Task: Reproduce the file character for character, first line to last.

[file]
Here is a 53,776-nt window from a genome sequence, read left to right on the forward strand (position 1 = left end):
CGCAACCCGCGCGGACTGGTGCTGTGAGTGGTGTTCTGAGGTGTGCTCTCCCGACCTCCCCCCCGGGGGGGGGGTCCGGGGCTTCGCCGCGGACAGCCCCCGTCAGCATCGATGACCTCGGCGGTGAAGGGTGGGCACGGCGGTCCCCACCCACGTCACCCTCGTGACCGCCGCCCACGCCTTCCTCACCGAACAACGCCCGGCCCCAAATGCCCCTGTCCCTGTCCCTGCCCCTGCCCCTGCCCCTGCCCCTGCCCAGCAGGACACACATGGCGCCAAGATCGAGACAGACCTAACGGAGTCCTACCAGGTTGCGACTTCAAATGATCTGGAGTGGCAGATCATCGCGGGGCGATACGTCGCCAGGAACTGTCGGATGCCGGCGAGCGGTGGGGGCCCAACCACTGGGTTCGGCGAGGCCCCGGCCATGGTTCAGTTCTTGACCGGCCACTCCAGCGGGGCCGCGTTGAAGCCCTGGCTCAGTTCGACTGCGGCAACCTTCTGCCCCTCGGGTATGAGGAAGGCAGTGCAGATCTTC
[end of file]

Here is a 53,776-nt window from a genome sequence, read left to right on the forward strand (position 1 = left end):
CGCAACCCGCGCGGACTGGTGCTGTGAGTGGTGTTCTGAGGTGTGCTCTCCCGACCTCCCCCCCGGGGGGGGGGTCCGGGGCTTCGCCGCGGACAGCCCCCGTCAGCATCGATGACCTCGGCGGTGAAGGGTGGGCACGGCGGTCCCCACCCACGTCACCCTCGTGACCGCCGCCCACGCCTTCCTCACCGAACAACGCCCGGCCCCAAATGCCCCTGTCCCTGTCCCTGCCCCTGCCCCTGCCCCTGCCCCTGCCCAGCAGGACACACATGGCGCCAAGATCGAGACAGACCTAACGGAGTCCTACCAGGTTGCGACTTCAAATGATCTGGAGTGGCAGATCATCGCGGGGCGATACGTCGCCAGGAACTGTCGGATGCCGGCGAGCGGTGGGGGCCCAACCACTGGGTTCGGCGAGGCCCCGGCCATGGTTCAGTTCTTGACCGGCCACTCCAGCGGGGCCGCGTTGAAGCCCTGGCTCAGTTCGACTGCGGCAACCTTCTGCCCCTCGGGTATGAGGAAGGCAGTGCAGATCTTC